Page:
Contributed by Owen Sanderson, Blakeley Fellow 2014
“How’s your summer going?” I have been asked this question countless times from friends, family, and former colleagues since landing in Nairobi four weeks ago. This open-ended inquiry is usually followed up with, “What’s Ushahidi like and how are the people?” While I cannot claim to be an expert, the last month working in the Ushaverse (the collection of enterprises and initiatives launched by Erik Hersman, Juliana Rotich, David Kobia, and others) has provided me with a healthy taste of life in Kenya’s magnetic entrepreneurial tech scene. And I am happy to report the experience has been incredibly positive.
Over the last six years since graduating from college, I’ve worked for a number of different organizations. Each one maintains a unique feel. Some are massive, with thousands of employees seamlessly operating around-the-clock. Others are smaller in shape and more defined in purpose. A few are global with networks that stretch from Boston to Bangalore. Ushahidi manages to straddle the line between a local outfit and an international enterprise. It is global while remaining lean and agile. This is a beautiful thing. Despite having less than 30 full-time employees, Ushahidi manages to operate worldwide. There have been over 60,000 Ushahidi deployments in 159 countries since Ushahidi launched in 2007. Enabled by a combination of open-source platforms and whip-smart staff members, Ushahidi has unquestionably created an international impact and recognized brand.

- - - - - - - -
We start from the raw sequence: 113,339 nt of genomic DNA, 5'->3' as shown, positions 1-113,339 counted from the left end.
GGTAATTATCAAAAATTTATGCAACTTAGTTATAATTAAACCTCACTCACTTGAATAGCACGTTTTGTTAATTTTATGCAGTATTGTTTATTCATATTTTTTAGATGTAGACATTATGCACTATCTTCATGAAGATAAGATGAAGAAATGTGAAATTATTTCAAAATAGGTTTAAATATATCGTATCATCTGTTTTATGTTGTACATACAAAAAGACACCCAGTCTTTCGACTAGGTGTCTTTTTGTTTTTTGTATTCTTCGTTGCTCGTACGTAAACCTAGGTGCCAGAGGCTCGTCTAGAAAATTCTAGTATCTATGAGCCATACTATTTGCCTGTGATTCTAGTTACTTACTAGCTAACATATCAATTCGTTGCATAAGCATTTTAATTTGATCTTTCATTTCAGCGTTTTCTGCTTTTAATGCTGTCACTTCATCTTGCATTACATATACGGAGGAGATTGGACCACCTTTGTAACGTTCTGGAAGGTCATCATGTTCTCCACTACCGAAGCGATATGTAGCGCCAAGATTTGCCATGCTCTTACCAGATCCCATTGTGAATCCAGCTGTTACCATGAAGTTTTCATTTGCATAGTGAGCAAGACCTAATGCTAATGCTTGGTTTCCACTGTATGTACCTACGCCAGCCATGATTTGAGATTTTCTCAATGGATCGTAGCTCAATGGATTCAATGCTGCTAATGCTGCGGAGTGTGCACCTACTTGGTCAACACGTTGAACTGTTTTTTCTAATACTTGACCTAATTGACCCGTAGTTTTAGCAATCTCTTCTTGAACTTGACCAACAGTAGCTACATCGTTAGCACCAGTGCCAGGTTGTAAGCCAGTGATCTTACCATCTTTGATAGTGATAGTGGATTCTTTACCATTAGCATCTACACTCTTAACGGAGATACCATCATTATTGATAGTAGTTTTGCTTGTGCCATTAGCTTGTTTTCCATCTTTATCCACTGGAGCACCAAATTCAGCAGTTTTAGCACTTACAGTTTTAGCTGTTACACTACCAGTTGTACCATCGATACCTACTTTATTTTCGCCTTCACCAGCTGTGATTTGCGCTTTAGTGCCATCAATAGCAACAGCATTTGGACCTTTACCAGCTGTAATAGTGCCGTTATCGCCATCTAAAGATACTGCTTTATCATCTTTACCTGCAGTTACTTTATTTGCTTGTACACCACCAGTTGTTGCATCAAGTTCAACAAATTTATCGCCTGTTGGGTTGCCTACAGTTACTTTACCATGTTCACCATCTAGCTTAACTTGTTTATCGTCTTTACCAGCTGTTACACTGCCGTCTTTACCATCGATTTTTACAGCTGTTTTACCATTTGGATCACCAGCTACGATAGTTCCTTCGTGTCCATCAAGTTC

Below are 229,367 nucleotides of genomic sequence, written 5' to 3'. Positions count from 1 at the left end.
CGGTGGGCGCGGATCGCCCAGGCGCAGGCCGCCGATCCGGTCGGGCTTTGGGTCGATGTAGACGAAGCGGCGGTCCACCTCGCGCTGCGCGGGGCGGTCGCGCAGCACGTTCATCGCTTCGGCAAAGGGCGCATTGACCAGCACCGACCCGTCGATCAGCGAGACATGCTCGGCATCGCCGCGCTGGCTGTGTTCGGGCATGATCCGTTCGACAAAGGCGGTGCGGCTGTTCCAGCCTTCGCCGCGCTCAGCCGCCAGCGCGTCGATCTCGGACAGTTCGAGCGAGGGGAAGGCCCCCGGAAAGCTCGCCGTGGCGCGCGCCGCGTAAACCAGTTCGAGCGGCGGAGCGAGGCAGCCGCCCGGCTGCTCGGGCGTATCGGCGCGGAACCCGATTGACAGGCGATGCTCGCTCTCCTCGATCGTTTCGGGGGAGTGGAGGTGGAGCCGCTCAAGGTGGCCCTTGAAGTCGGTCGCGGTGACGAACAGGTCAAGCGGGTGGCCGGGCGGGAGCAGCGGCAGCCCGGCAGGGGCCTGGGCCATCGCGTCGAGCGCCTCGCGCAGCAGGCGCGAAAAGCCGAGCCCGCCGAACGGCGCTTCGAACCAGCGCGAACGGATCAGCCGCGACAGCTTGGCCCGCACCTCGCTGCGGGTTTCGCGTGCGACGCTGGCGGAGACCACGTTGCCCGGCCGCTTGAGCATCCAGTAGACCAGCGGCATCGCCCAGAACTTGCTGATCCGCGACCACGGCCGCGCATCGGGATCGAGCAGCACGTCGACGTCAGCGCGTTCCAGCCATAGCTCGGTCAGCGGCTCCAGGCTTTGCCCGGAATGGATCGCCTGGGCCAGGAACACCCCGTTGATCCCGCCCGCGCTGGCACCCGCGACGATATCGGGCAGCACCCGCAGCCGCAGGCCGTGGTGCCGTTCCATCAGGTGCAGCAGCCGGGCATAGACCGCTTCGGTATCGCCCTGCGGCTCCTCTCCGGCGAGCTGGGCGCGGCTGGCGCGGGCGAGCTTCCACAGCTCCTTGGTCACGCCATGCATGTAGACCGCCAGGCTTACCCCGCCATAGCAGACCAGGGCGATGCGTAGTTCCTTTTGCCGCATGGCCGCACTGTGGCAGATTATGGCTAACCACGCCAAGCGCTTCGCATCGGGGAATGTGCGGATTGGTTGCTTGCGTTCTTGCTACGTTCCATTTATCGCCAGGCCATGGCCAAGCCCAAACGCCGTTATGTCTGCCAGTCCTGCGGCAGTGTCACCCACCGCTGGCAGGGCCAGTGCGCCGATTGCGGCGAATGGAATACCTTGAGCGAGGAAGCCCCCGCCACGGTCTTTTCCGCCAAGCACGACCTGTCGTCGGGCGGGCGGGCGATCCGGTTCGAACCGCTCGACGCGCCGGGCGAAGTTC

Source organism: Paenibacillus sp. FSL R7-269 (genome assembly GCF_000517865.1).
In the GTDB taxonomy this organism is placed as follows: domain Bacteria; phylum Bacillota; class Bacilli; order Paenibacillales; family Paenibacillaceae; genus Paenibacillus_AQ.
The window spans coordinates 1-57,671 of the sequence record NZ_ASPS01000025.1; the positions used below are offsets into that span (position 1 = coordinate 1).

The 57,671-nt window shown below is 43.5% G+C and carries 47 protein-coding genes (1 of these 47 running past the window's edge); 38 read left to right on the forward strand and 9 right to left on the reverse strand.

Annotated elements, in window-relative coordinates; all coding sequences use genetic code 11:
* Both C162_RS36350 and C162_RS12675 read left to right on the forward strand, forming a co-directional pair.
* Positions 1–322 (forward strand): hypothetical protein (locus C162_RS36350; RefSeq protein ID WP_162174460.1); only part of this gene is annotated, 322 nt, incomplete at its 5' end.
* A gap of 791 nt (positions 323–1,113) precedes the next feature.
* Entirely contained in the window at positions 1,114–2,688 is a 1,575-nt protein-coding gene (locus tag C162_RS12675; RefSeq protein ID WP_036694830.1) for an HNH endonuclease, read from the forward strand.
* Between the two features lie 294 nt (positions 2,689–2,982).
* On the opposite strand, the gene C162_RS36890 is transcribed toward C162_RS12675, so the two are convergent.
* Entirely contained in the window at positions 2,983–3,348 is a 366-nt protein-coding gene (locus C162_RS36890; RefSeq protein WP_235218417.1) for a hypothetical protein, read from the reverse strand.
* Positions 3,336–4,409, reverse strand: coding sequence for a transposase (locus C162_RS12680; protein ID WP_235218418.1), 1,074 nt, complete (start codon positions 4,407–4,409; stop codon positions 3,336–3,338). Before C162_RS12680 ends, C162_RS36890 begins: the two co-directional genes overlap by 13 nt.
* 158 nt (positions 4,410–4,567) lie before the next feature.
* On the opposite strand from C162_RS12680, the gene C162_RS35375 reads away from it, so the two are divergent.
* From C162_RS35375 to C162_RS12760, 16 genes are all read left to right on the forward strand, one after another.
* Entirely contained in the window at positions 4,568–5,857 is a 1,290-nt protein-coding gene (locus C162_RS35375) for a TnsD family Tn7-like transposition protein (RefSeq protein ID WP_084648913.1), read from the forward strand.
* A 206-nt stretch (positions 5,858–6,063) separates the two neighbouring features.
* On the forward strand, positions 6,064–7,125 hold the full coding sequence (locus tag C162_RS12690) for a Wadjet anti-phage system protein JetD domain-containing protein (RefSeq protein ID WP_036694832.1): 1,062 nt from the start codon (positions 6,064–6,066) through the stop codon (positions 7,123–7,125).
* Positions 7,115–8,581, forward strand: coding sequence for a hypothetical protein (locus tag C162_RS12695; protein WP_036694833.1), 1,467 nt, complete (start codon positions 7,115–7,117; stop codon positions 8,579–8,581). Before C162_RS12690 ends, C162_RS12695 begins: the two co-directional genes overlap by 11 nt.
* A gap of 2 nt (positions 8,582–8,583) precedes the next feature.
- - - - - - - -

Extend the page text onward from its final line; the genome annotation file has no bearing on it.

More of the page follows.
So what is the secret sauce that brings this small yet potent cohort of bloggers, coders, policy wonks, and ultimately leaders, together? Passion and good humor. Consider this: Every Monday the Ushahidi team logs onto Hipchat and connects to a global conference call. The weekly touchpoint provides an opportunity for Ushaverse employees to inform their colleagues about product breakthroughs, solicit advice on thorny deliverables, and advertise upcoming events. But besides these professional updates, the weekly call offers a chance for our remote team to connect. This week’s call included way too many bad puns, a bounty of baby pictures, and epic travel stories from the field. At first glance, these virtual updates seem silly (and some may say unnecessary); but I believe they help bind together a remote team spread across time zones. They represent Ushahidi’s dedication to fostering a positive and productive culture that’s not afraid to have fun.
Last week marked the halfway point of my summer with Ushahidi. Simply put, the time has flown by. In four short weeks, I have mocked up a business strategy for a new Ushahidi product, spoken at Tech4Africa in the iHub, ran a half marathon alongside rhinos with a dozen of Ushaverse colleagues, and blogged nearly every other day. In true Ushahidi form, my midway mark was celebrated with a bit of pomp and pageantry. At approximately 3pm, Erik Hersman strode into the batcave (our co-working space located below the iHub) holding a Crowdmap sweatshirt. With a firm handshake and a few snapshots, I was bequeathed a gray hoodie. While only a temporary member of the Ushahidi team, I felt welcomed (and perhaps slightly awestruck). It is this type of camaraderie that drives the Ushaverse forward—and I am very, very proud to be associated with such a path breaking, human-centered organization.